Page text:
Chinese social media went a-flutter at this photo of an apparent App Store clickfarmer

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Good god.
That looks like a deeply depressing job.
And always remember Goodhart’s Law


I do not see anything regarding Chinese social media being a-flutter. Do you guys use dice to make up these headlines?


It’s hard to imagine this would be financially feasible, given the low value of each install versus the cost of each phone (and the bandwidth being used to install all these apps), even with however many apps they do this for.

Looks like she could be playing a great new synthesizer.

The smartphone equivalent of


Likely they’re running the “phones” via wifi, no? I mean, do they even have to have sim cards to work for this? The definitely don’t need to be recent (just modern enough to run whatever the latest-ish iOS is, right?).


Even on wifi, they’re paying something for bandwidth. I’m pretty sure there’s no way around having a sim card, and with iPhones at least, you have to have a relatively recent phone to get the most recent OS (a five or six year-old phone won’t cut it, at least).

You need a sim card to activate your iphone, but you don’t need one to use it unless you want to, you know, make a call. I assume Android is similar. Take the sim card out and pass it on to the next device once you’ve got the phone set up, and it’s identical to using an ipod touch.

Although for clickfarming, most likely you’re wanting to use the cheapest devices you can buy, so an ipod touch would be the preferred IOS device, or a really cheap $100 AOSP tablet for Android. The woman in the picture appears to be using a rack of tablet sized devices.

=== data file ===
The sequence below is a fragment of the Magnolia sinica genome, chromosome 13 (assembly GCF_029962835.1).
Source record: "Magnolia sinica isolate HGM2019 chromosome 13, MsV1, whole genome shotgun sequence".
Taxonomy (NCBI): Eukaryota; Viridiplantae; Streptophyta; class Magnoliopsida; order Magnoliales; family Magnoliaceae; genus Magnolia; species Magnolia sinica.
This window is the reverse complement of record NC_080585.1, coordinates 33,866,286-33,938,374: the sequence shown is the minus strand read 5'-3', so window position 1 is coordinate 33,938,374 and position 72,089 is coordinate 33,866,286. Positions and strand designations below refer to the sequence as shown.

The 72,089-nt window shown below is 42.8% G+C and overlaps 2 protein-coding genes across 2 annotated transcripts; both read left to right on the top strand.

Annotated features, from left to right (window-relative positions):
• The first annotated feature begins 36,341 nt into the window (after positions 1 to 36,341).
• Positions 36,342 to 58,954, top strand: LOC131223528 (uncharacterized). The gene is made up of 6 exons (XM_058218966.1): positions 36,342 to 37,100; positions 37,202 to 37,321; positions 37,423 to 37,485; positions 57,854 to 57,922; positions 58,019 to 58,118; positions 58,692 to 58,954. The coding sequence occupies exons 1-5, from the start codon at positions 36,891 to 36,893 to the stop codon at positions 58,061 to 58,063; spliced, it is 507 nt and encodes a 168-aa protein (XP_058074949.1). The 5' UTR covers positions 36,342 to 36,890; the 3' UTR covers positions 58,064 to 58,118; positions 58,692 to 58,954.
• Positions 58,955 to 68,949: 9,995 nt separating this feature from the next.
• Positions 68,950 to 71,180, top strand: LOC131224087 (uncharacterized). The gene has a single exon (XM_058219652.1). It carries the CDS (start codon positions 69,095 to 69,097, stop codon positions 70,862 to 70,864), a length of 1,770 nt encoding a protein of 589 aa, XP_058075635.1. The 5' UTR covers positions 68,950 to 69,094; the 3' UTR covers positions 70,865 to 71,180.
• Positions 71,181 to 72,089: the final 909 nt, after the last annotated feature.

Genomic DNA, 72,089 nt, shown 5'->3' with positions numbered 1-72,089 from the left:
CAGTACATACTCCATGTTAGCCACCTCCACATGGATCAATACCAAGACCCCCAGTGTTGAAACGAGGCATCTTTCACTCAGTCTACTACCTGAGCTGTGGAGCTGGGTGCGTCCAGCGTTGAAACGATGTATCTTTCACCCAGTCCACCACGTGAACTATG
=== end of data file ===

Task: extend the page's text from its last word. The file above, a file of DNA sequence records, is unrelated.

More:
When they’re charging $11k per app just to get it onto the store page and $65k for each week that will pay for a lot of iPhones which are probably the largest expense in their budget. If they run the downloads through wifi (why would they use mobile internet when it’s way cheaper not to) they don’t actually need that much data. In 2013 it looks like the average game was 60MB so even if the size has gone up a lot since then their internet doesn’t have to be incredible to run this service. Really speed isn’t that much of an issue they could queue up a bunch of the apps they’re placing that week on each phone and wait then go and do whatever else they do (open and click around a bit to make it look like they actually used the app to get around simple fraud tests).


Even if the individual pieces of hardware are required, I would have thought there’d be a cost-efficient way of automating this.

Unless, of course, it’s prison labor.


Where is Simone Giertz with a Shitty Robot to solve this problem?


Are you on any Chinese social media?

If you read the article, they allude to it there, even if they don’t say how viral it is and where it’s viral. They just say it’s viral.

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In an a-fluttery way?

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Aflutter can mean anything. It usually just means people are talking about it.

At first, I interpreted it to mean that it sent people’s hearts aflutter, but that’s just my false interpretation, and there’s nothing to back it up.

Only if you’re sitting on a wall in Through the Looking Glass.

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Woo, Geoff Downes!


One thing I’ve noticed about Google Play is that it doesn’t record that I uninstalled an app.

Good eye.


Yikes! That was part of what didn’t make sense to me, because I couldn’t imagine it would be worth that much to app makers. I have no idea what order of magnitude number of installs they need to do this.

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Since at least the first time I got a spam-email it’s been clear that for all the advances of modern technology, and for all the good the internet can bring us, there are also so many ways it can be perverted by people finding loopholes. When I see something on craigslist that seems like a ridiculous steal, I will usually get an email reply of “sorry, I already sold it, but you can buy one cheap at the same place I got mine, this new website that’s better than ebay!” I’m also reminded of schools that blocked instant messenger apps on their computers, so kids find a random blog and start using the comments section as a chat room.